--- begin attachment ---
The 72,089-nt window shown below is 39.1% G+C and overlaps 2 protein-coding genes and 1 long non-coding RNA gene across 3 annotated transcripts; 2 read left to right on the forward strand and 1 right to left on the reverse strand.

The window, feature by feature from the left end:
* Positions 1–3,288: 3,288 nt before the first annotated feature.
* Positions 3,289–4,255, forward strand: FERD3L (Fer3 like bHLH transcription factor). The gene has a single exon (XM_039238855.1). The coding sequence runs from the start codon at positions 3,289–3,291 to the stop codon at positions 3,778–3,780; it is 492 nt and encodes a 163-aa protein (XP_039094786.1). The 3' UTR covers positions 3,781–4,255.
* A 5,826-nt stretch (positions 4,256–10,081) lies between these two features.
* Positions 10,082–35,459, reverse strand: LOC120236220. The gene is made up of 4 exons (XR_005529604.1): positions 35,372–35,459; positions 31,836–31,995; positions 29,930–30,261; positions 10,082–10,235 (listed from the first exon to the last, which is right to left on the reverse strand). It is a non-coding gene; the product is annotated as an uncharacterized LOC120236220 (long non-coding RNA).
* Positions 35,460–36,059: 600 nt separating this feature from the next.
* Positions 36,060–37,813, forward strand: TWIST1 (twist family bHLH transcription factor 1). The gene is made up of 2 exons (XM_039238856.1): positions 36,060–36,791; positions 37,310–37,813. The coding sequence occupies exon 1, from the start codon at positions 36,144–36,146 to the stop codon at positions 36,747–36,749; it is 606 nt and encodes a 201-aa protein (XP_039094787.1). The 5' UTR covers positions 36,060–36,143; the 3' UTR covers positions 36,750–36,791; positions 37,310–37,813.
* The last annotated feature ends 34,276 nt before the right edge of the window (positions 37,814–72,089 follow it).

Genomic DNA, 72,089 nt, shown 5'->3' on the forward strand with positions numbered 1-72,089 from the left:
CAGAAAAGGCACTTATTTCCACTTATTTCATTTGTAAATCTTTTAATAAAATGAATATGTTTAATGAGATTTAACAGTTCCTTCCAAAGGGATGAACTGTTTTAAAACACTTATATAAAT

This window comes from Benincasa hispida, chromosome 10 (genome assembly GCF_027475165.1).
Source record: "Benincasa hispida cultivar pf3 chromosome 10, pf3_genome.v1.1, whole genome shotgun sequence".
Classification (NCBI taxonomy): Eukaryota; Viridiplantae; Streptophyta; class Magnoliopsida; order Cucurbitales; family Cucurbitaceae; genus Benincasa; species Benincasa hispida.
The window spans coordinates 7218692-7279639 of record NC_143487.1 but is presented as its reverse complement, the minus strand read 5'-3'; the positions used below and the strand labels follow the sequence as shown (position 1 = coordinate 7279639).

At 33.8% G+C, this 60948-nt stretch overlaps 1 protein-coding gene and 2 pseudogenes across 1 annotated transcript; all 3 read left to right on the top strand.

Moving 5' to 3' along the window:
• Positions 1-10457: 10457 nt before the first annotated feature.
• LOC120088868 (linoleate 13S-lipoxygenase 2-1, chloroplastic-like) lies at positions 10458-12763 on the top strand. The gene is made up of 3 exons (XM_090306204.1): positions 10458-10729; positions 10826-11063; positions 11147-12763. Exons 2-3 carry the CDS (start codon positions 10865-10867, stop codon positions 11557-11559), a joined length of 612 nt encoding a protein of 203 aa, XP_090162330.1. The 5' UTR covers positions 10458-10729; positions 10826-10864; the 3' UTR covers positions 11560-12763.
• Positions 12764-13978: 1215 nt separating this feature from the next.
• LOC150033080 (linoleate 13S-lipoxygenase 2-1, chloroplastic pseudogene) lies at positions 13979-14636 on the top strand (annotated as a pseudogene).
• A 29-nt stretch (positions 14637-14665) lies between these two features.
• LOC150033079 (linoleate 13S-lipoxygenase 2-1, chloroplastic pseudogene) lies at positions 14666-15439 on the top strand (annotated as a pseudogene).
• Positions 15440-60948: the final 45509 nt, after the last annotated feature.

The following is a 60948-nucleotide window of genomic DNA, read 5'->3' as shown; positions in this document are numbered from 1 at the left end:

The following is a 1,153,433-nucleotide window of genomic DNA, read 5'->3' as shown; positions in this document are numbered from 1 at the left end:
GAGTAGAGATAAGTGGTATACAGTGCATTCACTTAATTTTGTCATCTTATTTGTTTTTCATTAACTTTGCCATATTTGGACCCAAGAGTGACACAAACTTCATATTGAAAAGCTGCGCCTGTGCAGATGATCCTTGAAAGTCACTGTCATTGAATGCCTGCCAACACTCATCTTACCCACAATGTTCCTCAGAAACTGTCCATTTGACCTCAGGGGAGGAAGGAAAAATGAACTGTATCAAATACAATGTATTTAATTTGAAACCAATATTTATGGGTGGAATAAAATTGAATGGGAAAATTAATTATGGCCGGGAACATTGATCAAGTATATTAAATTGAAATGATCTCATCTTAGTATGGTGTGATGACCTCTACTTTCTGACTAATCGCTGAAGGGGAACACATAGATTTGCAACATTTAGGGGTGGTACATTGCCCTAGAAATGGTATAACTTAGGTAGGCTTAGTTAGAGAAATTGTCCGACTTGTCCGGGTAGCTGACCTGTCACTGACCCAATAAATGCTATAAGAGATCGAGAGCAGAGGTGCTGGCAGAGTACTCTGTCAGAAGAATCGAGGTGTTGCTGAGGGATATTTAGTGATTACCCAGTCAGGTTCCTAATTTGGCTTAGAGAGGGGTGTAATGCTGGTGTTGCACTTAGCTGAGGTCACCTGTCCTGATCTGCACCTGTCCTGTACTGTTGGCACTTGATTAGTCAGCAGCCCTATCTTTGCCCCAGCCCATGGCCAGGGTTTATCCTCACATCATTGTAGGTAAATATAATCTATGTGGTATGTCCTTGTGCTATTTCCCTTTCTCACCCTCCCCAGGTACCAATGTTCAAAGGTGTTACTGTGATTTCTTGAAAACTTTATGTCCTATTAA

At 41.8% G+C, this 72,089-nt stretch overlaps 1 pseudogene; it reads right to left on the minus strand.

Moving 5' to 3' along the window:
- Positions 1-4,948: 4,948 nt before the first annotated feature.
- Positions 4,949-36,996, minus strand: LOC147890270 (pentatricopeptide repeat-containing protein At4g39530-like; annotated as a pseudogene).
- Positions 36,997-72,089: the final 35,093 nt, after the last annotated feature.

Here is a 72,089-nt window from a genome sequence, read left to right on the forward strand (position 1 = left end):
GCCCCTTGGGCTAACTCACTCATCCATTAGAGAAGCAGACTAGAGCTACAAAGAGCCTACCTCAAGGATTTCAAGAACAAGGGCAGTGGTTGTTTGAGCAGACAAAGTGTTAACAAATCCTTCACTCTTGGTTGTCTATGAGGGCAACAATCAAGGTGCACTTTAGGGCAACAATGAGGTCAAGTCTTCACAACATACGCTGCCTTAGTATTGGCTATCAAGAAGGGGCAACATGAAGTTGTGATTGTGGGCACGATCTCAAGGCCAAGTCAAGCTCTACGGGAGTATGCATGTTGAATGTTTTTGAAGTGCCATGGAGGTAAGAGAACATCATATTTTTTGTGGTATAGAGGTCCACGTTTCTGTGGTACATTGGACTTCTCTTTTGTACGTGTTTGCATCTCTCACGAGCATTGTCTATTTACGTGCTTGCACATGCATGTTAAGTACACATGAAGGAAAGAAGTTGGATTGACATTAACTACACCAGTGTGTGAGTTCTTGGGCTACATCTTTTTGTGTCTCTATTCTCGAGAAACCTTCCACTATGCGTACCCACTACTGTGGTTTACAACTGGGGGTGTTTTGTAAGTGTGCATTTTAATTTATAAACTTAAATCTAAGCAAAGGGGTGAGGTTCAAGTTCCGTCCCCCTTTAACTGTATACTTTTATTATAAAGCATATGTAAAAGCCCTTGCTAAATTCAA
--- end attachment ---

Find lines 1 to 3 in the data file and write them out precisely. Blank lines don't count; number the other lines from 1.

The 72,089-nt window shown below is 39.1% G+C and overlaps 2 protein-coding genes and 1 long non-coding RNA gene across 3 annotated transcripts; 2 read left to right on the forward strand and 1 right to left on the reverse strand.

The window, feature by feature from the left end:
* Positions 1–3,288: 3,288 nt before the first annotated feature.